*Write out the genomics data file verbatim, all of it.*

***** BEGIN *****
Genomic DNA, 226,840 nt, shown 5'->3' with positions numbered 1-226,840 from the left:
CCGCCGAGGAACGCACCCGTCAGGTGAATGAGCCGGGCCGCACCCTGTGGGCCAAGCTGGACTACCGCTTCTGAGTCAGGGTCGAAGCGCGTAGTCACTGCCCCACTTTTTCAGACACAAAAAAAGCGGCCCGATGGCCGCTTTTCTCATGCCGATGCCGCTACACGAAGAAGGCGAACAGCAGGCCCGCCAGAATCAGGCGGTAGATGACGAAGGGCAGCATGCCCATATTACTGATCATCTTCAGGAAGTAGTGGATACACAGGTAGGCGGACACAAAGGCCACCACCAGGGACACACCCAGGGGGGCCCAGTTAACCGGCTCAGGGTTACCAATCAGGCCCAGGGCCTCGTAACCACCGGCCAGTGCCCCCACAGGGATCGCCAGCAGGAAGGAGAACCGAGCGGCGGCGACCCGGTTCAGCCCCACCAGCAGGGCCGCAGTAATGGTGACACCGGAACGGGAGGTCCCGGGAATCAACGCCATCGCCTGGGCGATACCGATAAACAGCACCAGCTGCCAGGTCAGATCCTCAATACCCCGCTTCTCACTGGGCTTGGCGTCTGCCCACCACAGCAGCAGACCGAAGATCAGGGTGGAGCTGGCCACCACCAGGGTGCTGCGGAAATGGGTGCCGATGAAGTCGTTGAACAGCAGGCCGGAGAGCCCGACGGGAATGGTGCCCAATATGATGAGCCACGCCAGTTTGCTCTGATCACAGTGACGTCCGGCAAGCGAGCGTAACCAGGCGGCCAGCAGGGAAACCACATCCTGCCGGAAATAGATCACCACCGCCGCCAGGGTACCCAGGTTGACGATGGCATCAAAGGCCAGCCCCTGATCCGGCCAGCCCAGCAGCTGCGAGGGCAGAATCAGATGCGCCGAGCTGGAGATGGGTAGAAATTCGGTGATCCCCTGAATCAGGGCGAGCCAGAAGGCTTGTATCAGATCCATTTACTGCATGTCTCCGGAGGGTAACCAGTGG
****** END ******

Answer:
Genomic DNA, 226,840 nt, shown 5'->3' with positions numbered 1-226,840 from the left:
CCGCCGAGGAACGCACCCGTCAGGTGAATGAGCCGGGCCGCACCCTGTGGGCCAAGCTGGACTACCGCTTCTGAGTCAGGGTCGAAGCGCGTAGTCACTGCCCCACTTTTTCAGACACAAAAAAAGCGGCCCGATGGCCGCTTTTCTCATGCCGATGCCGCTACACGAAGAAGGCGAACAGCAGGCCCGCCAGAATCAGGCGGTAGATGACGAAGGGCAGCATGCCCATATTACTGATCATCTTCAGGAAGTAGTGGATACACAGGTAGGCGGACACAAAGGCCACCACCAGGGACACACCCAGGGGGGCCCAGTTAACCGGCTCAGGGTTACCAATCAGGCCCAGGGCCTCGTAACCACCGGCCAGTGCCCCCACAGGGATCGCCAGCAGGAAGGAGAACCGAGCGGCGGCGACCCGGTTCAGCCCCACCAGCAGGGCCGCAGTAATGGTGACACCGGAACGGGAGGTCCCGGGAATCAACGCCATCGCCTGGGCGATACCGATAAACAGCACCAGCTGCCAGGTCAGATCCTCAATACCCCGCTTCTCACTGGGCTTGGCGTCTGCCCACCACAGCAGCAGACCGAAGATCAGGGTGGAGCTGGCCACCACCAGGGTGCTGCGGAAATGGGTGCCGATGAAGTCGTTGAACAGCAGGCCGGAGAGCCCGACGGGAATGGTGCCCAATATGATGAGCCACGCCAGTTTGCTCTGATCACAGTGACGTCCGGCAAGCGAGCGTAACCAGGCGGCCAGCAGGGAAACCACATCCTGCCGGAAATAGATCACCACCGCCGCCAGGGTACCCAGGTTGACGATGGCATCAAAGGCCAGCCCCTGATCCGGCCAGCCCAGCAGCTGCGAGGGCAGAATCAGATGCGCCGAGCTGGAGATGGGTAGAAATTCGGTGATCCCCTGAATCAGGGCGAGCCAGAAGGCTTGTATCAGATCCATTTACTGCATGTCTCCGGAGGGTAACCAGTGG